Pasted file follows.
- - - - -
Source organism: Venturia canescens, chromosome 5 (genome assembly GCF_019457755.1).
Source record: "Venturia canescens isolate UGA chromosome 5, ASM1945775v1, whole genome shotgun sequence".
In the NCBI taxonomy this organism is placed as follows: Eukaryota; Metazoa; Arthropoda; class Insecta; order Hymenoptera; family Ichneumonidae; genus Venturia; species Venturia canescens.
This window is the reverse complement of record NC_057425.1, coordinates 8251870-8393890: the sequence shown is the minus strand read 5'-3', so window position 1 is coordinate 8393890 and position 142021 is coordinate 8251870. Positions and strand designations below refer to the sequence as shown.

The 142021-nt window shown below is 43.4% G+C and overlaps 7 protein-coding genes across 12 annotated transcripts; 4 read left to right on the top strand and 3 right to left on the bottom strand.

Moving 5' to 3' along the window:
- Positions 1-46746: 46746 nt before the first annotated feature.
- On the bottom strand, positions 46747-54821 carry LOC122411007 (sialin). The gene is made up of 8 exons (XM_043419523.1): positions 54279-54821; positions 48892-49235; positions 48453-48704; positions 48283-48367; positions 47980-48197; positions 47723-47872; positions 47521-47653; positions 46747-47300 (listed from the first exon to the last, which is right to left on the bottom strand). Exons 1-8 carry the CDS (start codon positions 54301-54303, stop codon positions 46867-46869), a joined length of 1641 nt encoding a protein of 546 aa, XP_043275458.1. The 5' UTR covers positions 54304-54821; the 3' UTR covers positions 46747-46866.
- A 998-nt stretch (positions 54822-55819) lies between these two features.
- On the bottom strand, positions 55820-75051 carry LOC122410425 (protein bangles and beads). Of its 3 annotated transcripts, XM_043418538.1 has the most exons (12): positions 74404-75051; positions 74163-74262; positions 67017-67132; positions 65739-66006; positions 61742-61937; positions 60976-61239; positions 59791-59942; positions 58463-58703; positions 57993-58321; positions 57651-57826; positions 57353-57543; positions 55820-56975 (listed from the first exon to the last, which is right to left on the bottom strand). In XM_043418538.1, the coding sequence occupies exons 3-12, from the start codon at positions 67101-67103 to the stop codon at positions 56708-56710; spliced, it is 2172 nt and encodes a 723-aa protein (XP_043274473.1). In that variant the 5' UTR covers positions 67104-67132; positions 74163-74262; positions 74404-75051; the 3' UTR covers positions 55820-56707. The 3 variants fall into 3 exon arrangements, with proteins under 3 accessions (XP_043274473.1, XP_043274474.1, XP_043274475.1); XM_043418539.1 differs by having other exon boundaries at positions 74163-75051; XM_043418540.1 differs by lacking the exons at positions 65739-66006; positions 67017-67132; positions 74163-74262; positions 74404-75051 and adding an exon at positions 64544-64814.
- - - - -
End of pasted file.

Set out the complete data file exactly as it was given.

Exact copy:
Source organism: Venturia canescens, chromosome 5 (genome assembly GCF_019457755.1).
Source record: "Venturia canescens isolate UGA chromosome 5, ASM1945775v1, whole genome shotgun sequence".
In the NCBI taxonomy this organism is placed as follows: Eukaryota; Metazoa; Arthropoda; class Insecta; order Hymenoptera; family Ichneumonidae; genus Venturia; species Venturia canescens.
This window is the reverse complement of record NC_057425.1, coordinates 8251870-8393890: the sequence shown is the minus strand read 5'-3', so window position 1 is coordinate 8393890 and position 142021 is coordinate 8251870. Positions and strand designations below refer to the sequence as shown.

The 142021-nt window shown below is 43.4% G+C and overlaps 7 protein-coding genes across 12 annotated transcripts; 4 read left to right on the top strand and 3 right to left on the bottom strand.

Moving 5' to 3' along the window:
- Positions 1-46746: 46746 nt before the first annotated feature.
- On the bottom strand, positions 46747-54821 carry LOC122411007 (sialin). The gene is made up of 8 exons (XM_043419523.1): positions 54279-54821; positions 48892-49235; positions 48453-48704; positions 48283-48367; positions 47980-48197; positions 47723-47872; positions 47521-47653; positions 46747-47300 (listed from the first exon to the last, which is right to left on the bottom strand). Exons 1-8 carry the CDS (start codon positions 54301-54303, stop codon positions 46867-46869), a joined length of 1641 nt encoding a protein of 546 aa, XP_043275458.1. The 5' UTR covers positions 54304-54821; the 3' UTR covers positions 46747-46866.
- A 998-nt stretch (positions 54822-55819) lies between these two features.
- On the bottom strand, positions 55820-75051 carry LOC122410425 (protein bangles and beads). Of its 3 annotated transcripts, XM_043418538.1 has the most exons (12): positions 74404-75051; positions 74163-74262; positions 67017-67132; positions 65739-66006; positions 61742-61937; positions 60976-61239; positions 59791-59942; positions 58463-58703; positions 57993-58321; positions 57651-57826; positions 57353-57543; positions 55820-56975 (listed from the first exon to the last, which is right to left on the bottom strand). In XM_043418538.1, the coding sequence occupies exons 3-12, from the start codon at positions 67101-67103 to the stop codon at positions 56708-56710; spliced, it is 2172 nt and encodes a 723-aa protein (XP_043274473.1). In that variant the 5' UTR covers positions 67104-67132; positions 74163-74262; positions 74404-75051; the 3' UTR covers positions 55820-56707. The 3 variants fall into 3 exon arrangements, with proteins under 3 accessions (XP_043274473.1, XP_043274474.1, XP_043274475.1); XM_043418539.1 differs by having other exon boundaries at positions 74163-75051; XM_043418540.1 differs by lacking the exons at positions 65739-66006; positions 67017-67132; positions 74163-74262; positions 74404-75051 and adding an exon at positions 64544-64814.